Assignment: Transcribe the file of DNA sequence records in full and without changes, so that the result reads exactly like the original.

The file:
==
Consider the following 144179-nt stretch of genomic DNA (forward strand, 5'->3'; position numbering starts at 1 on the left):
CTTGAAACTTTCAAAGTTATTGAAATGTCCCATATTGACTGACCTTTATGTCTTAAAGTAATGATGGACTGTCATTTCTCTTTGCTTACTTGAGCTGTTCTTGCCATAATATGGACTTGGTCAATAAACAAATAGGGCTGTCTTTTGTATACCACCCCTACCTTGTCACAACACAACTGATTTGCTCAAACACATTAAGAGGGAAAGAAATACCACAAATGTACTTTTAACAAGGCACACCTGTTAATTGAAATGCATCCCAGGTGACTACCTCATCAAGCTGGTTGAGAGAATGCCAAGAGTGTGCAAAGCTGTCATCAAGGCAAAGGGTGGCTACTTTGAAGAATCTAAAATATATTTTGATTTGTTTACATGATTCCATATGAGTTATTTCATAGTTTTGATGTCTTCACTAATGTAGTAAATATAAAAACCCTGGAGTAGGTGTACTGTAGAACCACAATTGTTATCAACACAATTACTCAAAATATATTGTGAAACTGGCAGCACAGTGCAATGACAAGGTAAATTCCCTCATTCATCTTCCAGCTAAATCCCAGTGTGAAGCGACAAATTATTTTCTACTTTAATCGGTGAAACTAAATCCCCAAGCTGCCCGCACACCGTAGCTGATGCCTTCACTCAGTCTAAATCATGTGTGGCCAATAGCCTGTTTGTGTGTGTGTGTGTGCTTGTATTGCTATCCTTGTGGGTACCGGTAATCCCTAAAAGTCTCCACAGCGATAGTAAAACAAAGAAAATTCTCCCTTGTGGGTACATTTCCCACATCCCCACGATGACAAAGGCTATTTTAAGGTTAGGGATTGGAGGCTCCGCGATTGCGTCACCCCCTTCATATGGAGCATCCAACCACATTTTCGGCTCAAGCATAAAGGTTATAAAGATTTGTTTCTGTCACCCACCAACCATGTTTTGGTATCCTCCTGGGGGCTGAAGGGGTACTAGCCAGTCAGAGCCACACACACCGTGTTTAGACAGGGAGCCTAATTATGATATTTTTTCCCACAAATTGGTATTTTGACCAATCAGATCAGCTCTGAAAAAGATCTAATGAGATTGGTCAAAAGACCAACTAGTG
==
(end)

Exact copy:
Consider the following 144179-nt stretch of genomic DNA (forward strand, 5'->3'; position numbering starts at 1 on the left):
CTTGAAACTTTCAAAGTTATTGAAATGTCCCATATTGACTGACCTTTATGTCTTAAAGTAATGATGGACTGTCATTTCTCTTTGCTTACTTGAGCTGTTCTTGCCATAATATGGACTTGGTCAATAAACAAATAGGGCTGTCTTTTGTATACCACCCCTACCTTGTCACAACACAACTGATTTGCTCAAACACATTAAGAGGGAAAGAAATACCACAAATGTACTTTTAACAAGGCACACCTGTTAATTGAAATGCATCCCAGGTGACTACCTCATCAAGCTGGTTGAGAGAATGCCAAGAGTGTGCAAAGCTGTCATCAAGGCAAAGGGTGGCTACTTTGAAGAATCTAAAATATATTTTGATTTGTTTACATGATTCCATATGAGTTATTTCATAGTTTTGATGTCTTCACTAATGTAGTAAATATAAAAACCCTGGAGTAGGTGTACTGTAGAACCACAATTGTTATCAACACAATTACTCAAAATATATTGTGAAACTGGCAGCACAGTGCAATGACAAGGTAAATTCCCTCATTCATCTTCCAGCTAAATCCCAGTGTGAAGCGACAAATTATTTTCTACTTTAATCGGTGAAACTAAATCCCCAAGCTGCCCGCACACCGTAGCTGATGCCTTCACTCAGTCTAAATCATGTGTGGCCAATAGCCTGTTTGTGTGTGTGTGTGTGCTTGTATTGCTATCCTTGTGGGTACCGGTAATCCCTAAAAGTCTCCACAGCGATAGTAAAACAAAGAAAATTCTCCCTTGTGGGTACATTTCCCACATCCCCACGATGACAAAGGCTATTTTAAGGTTAGGGATTGGAGGCTCCGCGATTGCGTCACCCCCTTCATATGGAGCATCCAACCACATTTTCGGCTCAAGCATAAAGGTTATAAAGATTTGTTTCTGTCACCCACCAACCATGTTTTGGTATCCTCCTGGGGGCTGAAGGGGTACTAGCCAGTCAGAGCCACACACACCGTGTTTAGACAGGGAGCCTAATTATGATATTTTTTCCCACAAATTGGTATTTTGACCAATCAGATCAGCTCTGAAAAAGATCTAATGAGATTGGTCAAAAGACCAACTAGTG